Then, ideology proceeds to do the very thing it said was impossible. “In accord with our religious beliefs, we do not publish photos of women, which in no way relegates them to a lower status.” So discrimination based on gender is not possible under their religion, but that same religion prohibits them from publishing photos based on the gender of the photo’s subject. But that is not discrimination. And calling it discrimination or otherwise making “allegations that religious Jews denigrate women or do not respect women in public office, is a malicious slander and libel.”

So not only do the ideological do what is impermissible under their ideology, they attack you for pointing it out. “They know very well what they are doing, but still, they are doing it.”

There is in fact, no way to argue the point. Any attempt at argument will simple devolve into arguments over definition (“What do you mean by discrimination? What do you mean by modesty?”). But the ideology is impenetrable from the outside. It has to be altered from within, or evacuated.

 

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11 Responses to A Refresher Course in Ideology

  1. JohnJ says:

    A big part of it seems to me to be the use of value-laden words. “We do not discriminate” in the sense of bad discrimination. Photoshopping women out of pictures isn’t bad discrimination, they tell themselves. A burkha isn’t mistreatment. Women are glad that the catholic church doesn’t ordain them. Why, just ask them!

    An ideology built on mistreating a class of people must convince them that such mistreatment isn’t, in fact, mistreatment at all. Otherwise, that class of people would abandon the ideology.

    • jw says:

      But the whole point is that “they know very well what they are doing, but still, they are doing it.” So what Sloterdijk/Zizek is saying is that they *wouldn’t* abandon the ideological practices even if they realized the ideology was false. That’s the whole problem of the Marixan idea of ideology as “false consciousness.” In postmodernism, Sloterdijk claims, we all go about our business even though we know our rationalizations are bogus.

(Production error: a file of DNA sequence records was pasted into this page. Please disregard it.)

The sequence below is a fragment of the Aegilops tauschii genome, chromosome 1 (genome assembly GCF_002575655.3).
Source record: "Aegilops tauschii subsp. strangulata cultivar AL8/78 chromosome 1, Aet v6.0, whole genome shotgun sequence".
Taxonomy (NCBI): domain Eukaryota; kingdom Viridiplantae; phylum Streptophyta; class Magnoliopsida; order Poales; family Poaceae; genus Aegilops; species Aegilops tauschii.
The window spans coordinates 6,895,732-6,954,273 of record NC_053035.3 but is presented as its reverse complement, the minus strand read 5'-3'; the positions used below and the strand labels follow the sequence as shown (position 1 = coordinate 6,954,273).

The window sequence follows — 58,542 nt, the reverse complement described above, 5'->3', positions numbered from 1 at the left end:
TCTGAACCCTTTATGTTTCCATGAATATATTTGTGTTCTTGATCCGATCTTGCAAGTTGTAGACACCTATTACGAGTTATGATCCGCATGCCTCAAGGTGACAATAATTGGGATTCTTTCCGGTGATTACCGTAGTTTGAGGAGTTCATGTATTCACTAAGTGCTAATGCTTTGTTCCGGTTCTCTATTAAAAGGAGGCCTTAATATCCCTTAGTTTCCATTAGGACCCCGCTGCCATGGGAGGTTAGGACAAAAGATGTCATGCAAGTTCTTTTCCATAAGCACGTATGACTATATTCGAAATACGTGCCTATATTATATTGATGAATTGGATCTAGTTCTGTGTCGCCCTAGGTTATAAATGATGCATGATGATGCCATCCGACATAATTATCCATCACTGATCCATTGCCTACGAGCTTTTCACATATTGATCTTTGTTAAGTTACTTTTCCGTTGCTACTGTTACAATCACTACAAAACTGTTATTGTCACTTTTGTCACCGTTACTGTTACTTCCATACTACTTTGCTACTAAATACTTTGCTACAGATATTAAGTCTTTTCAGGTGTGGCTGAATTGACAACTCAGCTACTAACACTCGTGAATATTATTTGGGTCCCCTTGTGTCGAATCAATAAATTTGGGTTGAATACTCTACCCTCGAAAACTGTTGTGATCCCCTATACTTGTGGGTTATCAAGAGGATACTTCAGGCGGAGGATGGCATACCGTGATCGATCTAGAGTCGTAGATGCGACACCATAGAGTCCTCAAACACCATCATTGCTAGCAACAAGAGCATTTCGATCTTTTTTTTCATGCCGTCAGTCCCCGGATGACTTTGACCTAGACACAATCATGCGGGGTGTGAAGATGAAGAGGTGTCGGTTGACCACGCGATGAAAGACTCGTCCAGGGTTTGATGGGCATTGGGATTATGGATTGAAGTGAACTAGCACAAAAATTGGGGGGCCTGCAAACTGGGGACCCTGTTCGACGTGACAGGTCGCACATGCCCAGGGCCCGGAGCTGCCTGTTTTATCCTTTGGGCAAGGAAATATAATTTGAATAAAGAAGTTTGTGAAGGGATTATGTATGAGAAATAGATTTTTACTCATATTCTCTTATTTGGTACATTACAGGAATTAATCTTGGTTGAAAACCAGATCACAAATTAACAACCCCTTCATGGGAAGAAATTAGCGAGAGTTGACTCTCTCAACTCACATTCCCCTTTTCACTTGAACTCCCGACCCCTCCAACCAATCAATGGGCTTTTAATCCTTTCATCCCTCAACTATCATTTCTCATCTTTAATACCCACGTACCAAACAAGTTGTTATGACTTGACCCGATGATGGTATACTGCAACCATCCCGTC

Ideology continues to stick even if we don’t actually believe in it.

      • JohnJ says:

        It’s only a bias, not an absolute. I think we’re wired to only confront beliefs we see as most costly. Costliness can be measured in terms of the social disapproval of the belief or evidence that another belief produces better results. We simply can’t challenge all the beliefs we hold at once. It would be overwhelming. So it seems like we’re wired for efficiency. We tend to abandon beliefs when the cost becomes clear enough. Beliefs that don’t seem to bear a cost are beliefs that we just don’t worry too much about.

  2. jw says:

    Just a little quibble. As far as I know Sloterdijk never said that – I think what you quote is Zizek’s version of Sloterdijk’s “enlightened false consciousness.” And for Zizek, ideology is very much about “the things we do” – much moreso than our “rationalizations” of it. His point is that what keeps us doing these practices (whether photoshopping photos, killing terrorists, trading credit swaps, or whatever else) is not our “rationalizations” or beliefs, but rather the irrational pleasure we take in obeying these ideological commands. Zizek’s prime example of this is the Nazi that kills Jews not because he actually believes all the silly things that Nazi ideology says about Jews (maybe he does or maybe he doesn’t – it doesn’t matter); instead, he does it because on some level he “gets off” on it and Nazism knows how to effectively harness that drive, giving him permission for this transgressive enjoyment. It’s similar to the way you might take pleasure in driving an SUV – not *despite* the fact that it’s bad for the environment, but on some deep level *because* of that fact, because you know it pisses off liberals. There’s a kind of excessive indulgence involved. That’s why we continue the same practices even when we know our justifications of them are bogus (justifications like: Jews are the source of society’s problems, global warming isn’t settled science, I need a big car for my family’s safety, high frequency trading provides much-needed liquidity to the market, and so on).